The other day I encountered an elderly blind man in the city centre. He was experiencing some difficulties as double decker buses roared past, mere feet away. I instinctively wanted to go to his aid but the introverted, socially awkward voice in my head held me back. ‘You don’t talk to strangers, Stephen. What if he spurns your offer of help, becomes offended, tells you to clear off and leave him alone?’
I stood there, watching the man, as this internal monologue raged within me. In the end, my guilty conscience outweighed the reticence. In some ways, it was a selfish as opposed to selfless act. Imagine if I turned on the news later to discover the man had been mown down in the rush hour traffic. Never mind the poor man’s family, would I ever be able to live with myself?
I took the plunge, approached the man, and politely asked did he require assistance, half expecting to be told to bugger off and mind my own business. Before the words had departed my lips, however, he gratefully grabbed hold of my forearm and thanked me, explaining where he was going. His knowledge of Belfast street names far outweighed mine, and he knew exactly where he was going.
The problem was, he had strayed a few yards off his predetermined route and lost his bearings. I carefully guided him across the street as he chatted cheerfully, before thanking me and continuing his journey with renewed confidence and purpose. He wasn’t too proud not to accept help when he found himself in a bit of bother. I headed in the opposite direction, impressed by his positive attitude and refusal to let his disability get the better of him.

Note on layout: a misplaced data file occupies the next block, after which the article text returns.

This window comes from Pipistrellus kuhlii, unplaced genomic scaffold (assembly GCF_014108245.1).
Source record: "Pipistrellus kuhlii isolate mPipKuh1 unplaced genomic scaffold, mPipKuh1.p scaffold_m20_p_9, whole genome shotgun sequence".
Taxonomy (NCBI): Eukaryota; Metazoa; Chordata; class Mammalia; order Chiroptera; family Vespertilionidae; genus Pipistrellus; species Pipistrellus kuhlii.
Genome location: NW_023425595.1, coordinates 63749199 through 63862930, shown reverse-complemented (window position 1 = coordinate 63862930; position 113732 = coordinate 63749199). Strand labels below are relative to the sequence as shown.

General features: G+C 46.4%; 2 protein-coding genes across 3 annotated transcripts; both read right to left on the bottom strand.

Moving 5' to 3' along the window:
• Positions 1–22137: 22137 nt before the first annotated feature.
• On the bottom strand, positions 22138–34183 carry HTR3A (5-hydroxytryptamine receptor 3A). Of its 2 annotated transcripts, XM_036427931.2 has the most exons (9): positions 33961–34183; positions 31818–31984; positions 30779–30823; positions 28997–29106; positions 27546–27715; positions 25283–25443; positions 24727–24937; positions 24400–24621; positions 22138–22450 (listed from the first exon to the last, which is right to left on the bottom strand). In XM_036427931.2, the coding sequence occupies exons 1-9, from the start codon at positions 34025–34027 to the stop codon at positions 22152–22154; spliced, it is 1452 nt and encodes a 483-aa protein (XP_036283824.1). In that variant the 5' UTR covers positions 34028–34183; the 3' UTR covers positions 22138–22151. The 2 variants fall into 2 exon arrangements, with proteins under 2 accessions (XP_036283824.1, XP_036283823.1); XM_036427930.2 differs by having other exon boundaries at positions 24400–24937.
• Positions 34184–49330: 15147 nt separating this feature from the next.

I know our blog has several followers who are blind or partially sighted. Others have a range of other physical disabilities or chronic illnesses. Many have mental health problems. Blogging is our shared passion, the medium whereby we tell our stories and encourage one another. WordPress is a sanctuary of sorts to us, where we take temporary shelter from the worries of the outside world. It is our safe place, a place where we can be us.
Despite his disability, this man was not afraid to step out across a chilly Belfast on a busy weekday morning and do what he had to do. He wasn’t going to allow his disability to dictate his life for him. He refused to succumb to it and hide at home, wallowing in self pity, as I would have been tempted to do. He rose above it and, even though it was a difficult journey, he persevered. I know he reached his final destination.
He taught me a lesson. He teaches us all a lesson. We are all on a journey and, at times, we will stray off course or encounter unexpected challenges. We cannot allow those to put us off and must keep our eyes fixed on the prize. Where we falter, we should not be afraid to accept the arm of a well meaning stranger. For, while blind, the vision and passion of this man put me to shame.
I moan, I complain, I sulk and I pout. We all do. But that can only be temporary, we cannot allow transitional emotions to define who we are and deflect us from the path we were born to travel. There was a light within this man’s soul which lit up the path ahead for him, a light I have been struggling to ignite for some years now. It truly was a case of the blind leading the blind. On a freezing Belfast morning I was the one being led.
Have you ever helped a person in need on the streets?
Are you in need of spiritual direction?